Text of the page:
"Sort of" is such a harmless thing to say. "Sort of". It's just a filler: "sort of". It doesn't really mean anything. But after certain things, "sort of" means everything. Like after "I love you". Or "you're going to live".
Today I went to church (sort of). I mean, it wasn't actually at a church and I went in a supervisory role for work; but I went just the same. The service was supposed to be for troubled Mormon teens, but quickly became a proselytizing recruitment seminar for those who were not Mormon.
First of all, the majority of the teens attending the meeting were not Mormon, so I kind of understand why they took that approach. However, I was confused that the presiding Bishopric (local clergy members) were so willing and eager to have so many non-Mormons take the sacrament (communion). You see, according to Mormon scripture, partaking of the sacrament before you are worthy and baptized is a damnable offense. This is what Jesus (allegedly) said on this matter in the Book of Mormon:
"28 And now behold, this is the commandment which I give unto you, that ye shall not suffer any one knowingly to partake of my flesh and blood unworthily, when ye shall minister it;
"29 For whoso eateth and drinketh my flesh and blood unworthily eateth and drinketh damnation to his soul; therefore if ye know that a man is unworthy to eat and drink of my flesh and blood ye shall forbid him.
"30 Nevertheless, ye shall not cast him out from among you, but ye shall minister unto him and shall pray for him unto the Father, in my name; and if it so be that he repenteth and is baptized in my name, then shall ye receive him, and shall minister unto him of my flesh and blood." [emphasis added]
Now, the common practice in the Church is to ignore this bit of scripture since it is often off-putting to those sincerely looking into the Church. But it is there nonetheless, and I can recall several instances where this very passage was used to make my peers and myself fearful of violating this tenet lest we be damned. This is religious fear-mongering.
The second point I want to address is part of the lesson which began with a 10 minute video on Joseph Smith's vision of god and Jesus, anachronistically portraying Joseph and his father citing Mormon scripture at a time before the supposed discovery of the Book of Mormon--the source of the cited scripture. The discussion which followed evolved into how one can know that a given proposition is true. In this context they were discussing the truth of religious claims primarily.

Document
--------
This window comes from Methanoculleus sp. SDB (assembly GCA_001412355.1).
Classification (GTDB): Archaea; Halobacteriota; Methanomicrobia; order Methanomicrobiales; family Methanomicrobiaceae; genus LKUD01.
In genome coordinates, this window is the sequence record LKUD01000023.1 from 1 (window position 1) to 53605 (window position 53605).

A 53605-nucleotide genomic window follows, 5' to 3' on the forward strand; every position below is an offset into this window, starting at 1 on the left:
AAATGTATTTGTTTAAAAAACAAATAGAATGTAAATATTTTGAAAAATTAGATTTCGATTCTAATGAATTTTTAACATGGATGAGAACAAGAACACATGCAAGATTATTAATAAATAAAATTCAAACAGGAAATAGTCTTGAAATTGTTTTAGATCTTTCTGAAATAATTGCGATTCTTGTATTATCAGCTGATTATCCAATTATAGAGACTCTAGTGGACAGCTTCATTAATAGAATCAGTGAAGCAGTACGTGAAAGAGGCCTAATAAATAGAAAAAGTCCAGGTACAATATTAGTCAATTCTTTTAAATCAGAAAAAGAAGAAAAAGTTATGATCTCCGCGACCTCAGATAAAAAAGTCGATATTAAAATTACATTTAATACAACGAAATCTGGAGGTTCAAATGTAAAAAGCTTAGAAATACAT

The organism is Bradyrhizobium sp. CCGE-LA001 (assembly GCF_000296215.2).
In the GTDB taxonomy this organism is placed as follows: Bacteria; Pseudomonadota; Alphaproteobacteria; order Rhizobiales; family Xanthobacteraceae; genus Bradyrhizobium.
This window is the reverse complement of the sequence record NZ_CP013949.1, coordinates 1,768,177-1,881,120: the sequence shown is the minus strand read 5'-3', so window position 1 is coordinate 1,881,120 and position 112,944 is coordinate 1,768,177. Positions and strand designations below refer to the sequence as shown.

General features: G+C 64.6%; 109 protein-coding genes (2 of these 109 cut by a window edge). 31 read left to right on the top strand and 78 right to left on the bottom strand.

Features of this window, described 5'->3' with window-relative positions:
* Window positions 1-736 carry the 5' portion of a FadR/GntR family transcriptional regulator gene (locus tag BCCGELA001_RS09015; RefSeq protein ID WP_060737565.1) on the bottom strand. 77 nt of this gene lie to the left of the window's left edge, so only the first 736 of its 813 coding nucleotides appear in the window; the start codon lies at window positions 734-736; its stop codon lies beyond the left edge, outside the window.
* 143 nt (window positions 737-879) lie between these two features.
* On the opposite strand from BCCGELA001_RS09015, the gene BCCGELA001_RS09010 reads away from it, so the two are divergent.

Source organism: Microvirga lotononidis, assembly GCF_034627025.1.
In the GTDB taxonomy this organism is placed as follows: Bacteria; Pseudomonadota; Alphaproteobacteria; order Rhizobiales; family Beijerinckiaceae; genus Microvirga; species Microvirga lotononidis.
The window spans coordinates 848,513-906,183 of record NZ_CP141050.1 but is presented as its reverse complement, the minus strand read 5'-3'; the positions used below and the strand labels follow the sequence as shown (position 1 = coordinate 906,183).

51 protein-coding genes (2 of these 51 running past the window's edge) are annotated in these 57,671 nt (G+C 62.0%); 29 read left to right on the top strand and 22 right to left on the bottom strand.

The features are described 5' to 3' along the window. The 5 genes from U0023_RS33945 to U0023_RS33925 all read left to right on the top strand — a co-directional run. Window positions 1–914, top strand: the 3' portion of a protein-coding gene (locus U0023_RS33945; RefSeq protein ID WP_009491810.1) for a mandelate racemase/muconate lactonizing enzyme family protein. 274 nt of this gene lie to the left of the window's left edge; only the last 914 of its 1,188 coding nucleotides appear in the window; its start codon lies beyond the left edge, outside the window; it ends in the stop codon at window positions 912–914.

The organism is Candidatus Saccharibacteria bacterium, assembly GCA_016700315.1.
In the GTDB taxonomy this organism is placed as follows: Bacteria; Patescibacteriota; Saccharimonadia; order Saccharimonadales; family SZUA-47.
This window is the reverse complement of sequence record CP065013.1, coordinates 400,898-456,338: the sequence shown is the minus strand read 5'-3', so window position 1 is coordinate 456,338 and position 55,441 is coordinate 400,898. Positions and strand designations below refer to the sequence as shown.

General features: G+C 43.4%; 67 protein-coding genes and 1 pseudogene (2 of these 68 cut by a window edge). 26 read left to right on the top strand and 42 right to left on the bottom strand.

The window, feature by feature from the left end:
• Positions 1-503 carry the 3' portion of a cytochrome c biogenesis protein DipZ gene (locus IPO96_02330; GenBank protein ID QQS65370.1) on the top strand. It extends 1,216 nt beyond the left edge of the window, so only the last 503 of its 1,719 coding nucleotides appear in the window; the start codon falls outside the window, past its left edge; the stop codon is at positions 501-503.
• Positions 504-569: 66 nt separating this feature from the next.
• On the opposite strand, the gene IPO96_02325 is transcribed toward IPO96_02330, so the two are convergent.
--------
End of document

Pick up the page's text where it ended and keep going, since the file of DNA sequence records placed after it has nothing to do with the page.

However, the Bishop conducting the lesson emphasized a particular passage of the Book of Mormon which says: "And by the power of the Holy Ghost ye may know the truth of all things". That's right: "ALL things". I have discussed this passage before, but I usually gloss over the "ALL things" part--but not this Bishop. He stressed the word "ALL" as if to imply that the Holy Ghost really is the arbiter of all knowledge, through which one can know literally anything just by asking god.
Naturally, this got me thinking. With such a powerful source of useful knowledge eagerly awaiting requests from an infinite database, why hasn't anyone used this method to uncover the cure for AIDS? This would surely save the lives of millions of people around the world, in particular in southern Africa. And the scriptures say time and time again if you ask god in faith for a righteous thing, he will give liberally. What could be more righteous than sparing millions of people the insufferable pain and impending death caused by HIV and AIDS? Not to mention cancer.
As Christopher Hitchens inquired, if Jesus could heal a blind man, why not cure blindness? Why such callous non-responsiveness from a god who is said by his followers to want to help mankind, if we simply ask? Why such a condition in the first place, and has no one tried this? If prayer works, why hasn't this already occurred?
Why did it take scientists hundreds of years to develop an effective germ theory of disease in order to rid the world of small pox? What did prayer do for the discovery of the polio vaccine? Which scientific theories were brought about through prayerful consideration rather than methodological naturalism and the scientific method? Why the long silence from heaven?
Furthermore, the Bishop described in detail the "burning in the bosom" experience which is supposed to confirm the veracity and historicity of the Book of Mormon and Joseph Smith's story, as being either a "warm, joyful" sensation, or a confirming thought randomly popping in one's head. And this is his proposed method for knowing the truth of all things? Growing up in the Church I never realized how silly this proposition actually sounds. But hearing it from the mouth of a true believer was a stunning experience. If you feel good about it and you think to your self it is true, then it is a fact!
What reckless and fallacious reasoning to be telling already troubled teens. If such a concept as sin exists, I believe this Bishop's actions today would qualify.
This kind of manipulation of young minds reminds me of a documentary (available on Netflix, last I checked) called "Jesus Camp". Here is the trailer:
And here is a rather disturbing clip from the same film:
And here is the Atheist Experience talking with someone who was at Jesus Camp, part 1: